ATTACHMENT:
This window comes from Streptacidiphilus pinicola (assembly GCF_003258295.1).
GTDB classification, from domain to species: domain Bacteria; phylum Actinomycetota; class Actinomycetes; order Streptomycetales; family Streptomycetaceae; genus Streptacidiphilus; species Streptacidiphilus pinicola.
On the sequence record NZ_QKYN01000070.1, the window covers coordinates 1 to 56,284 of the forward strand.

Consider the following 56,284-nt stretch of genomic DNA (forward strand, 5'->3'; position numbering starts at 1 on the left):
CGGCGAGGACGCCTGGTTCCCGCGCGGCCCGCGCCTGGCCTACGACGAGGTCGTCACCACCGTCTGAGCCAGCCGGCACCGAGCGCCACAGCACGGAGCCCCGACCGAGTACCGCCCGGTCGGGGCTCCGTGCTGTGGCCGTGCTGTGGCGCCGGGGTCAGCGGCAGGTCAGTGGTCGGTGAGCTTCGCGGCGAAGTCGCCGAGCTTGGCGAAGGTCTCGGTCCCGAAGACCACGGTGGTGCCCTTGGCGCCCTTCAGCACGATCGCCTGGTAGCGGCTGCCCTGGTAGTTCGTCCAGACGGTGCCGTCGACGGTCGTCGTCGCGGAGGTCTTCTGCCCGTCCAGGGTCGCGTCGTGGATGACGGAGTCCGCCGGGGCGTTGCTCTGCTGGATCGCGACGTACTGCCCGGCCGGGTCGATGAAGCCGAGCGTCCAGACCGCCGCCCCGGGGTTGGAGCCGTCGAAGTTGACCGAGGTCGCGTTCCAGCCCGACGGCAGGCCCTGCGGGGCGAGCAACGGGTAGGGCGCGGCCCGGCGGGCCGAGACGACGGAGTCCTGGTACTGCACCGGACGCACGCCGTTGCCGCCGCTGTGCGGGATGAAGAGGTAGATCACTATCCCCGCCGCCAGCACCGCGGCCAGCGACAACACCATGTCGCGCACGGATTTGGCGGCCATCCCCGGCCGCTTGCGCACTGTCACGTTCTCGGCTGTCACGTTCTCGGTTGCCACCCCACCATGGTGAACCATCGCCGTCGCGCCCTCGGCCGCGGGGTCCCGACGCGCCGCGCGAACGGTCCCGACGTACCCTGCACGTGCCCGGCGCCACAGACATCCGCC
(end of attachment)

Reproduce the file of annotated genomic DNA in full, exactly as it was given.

This window comes from Streptacidiphilus pinicola (assembly GCF_003258295.1).
GTDB classification, from domain to species: domain Bacteria; phylum Actinomycetota; class Actinomycetes; order Streptomycetales; family Streptomycetaceae; genus Streptacidiphilus; species Streptacidiphilus pinicola.
On the sequence record NZ_QKYN01000070.1, the window covers coordinates 1 to 56,284 of the forward strand.

Consider the following 56,284-nt stretch of genomic DNA (forward strand, 5'->3'; position numbering starts at 1 on the left):
CGGCGAGGACGCCTGGTTCCCGCGCGGCCCGCGCCTGGCCTACGACGAGGTCGTCACCACCGTCTGAGCCAGCCGGCACCGAGCGCCACAGCACGGAGCCCCGACCGAGTACCGCCCGGTCGGGGCTCCGTGCTGTGGCCGTGCTGTGGCGCCGGGGTCAGCGGCAGGTCAGTGGTCGGTGAGCTTCGCGGCGAAGTCGCCGAGCTTGGCGAAGGTCTCGGTCCCGAAGACCACGGTGGTGCCCTTGGCGCCCTTCAGCACGATCGCCTGGTAGCGGCTGCCCTGGTAGTTCGTCCAGACGGTGCCGTCGACGGTCGTCGTCGCGGAGGTCTTCTGCCCGTCCAGGGTCGCGTCGTGGATGACGGAGTCCGCCGGGGCGTTGCTCTGCTGGATCGCGACGTACTGCCCGGCCGGGTCGATGAAGCCGAGCGTCCAGACCGCCGCCCCGGGGTTGGAGCCGTCGAAGTTGACCGAGGTCGCGTTCCAGCCCGACGGCAGGCCCTGCGGGGCGAGCAACGGGTAGGGCGCGGCCCGGCGGGCCGAGACGACGGAGTCCTGGTACTGCACCGGACGCACGCCGTTGCCGCCGCTGTGCGGGATGAAGAGGTAGATCACTATCCCCGCCGCCAGCACCGCGGCCAGCGACAACACCATGTCGCGCACGGATTTGGCGGCCATCCCCGGCCGCTTGCGCACTGTCACGTTCTCGGCTGTCACGTTCTCGGTTGCCACCCCACCATGGTGAACCATCGCCGTCGCGCCCTCGGCCGCGGGGTCCCGACGCGCCGCGCGAACGGTCCCGACGTACCCTGCACGTGCCCGGCGCCACAGACATCCGCC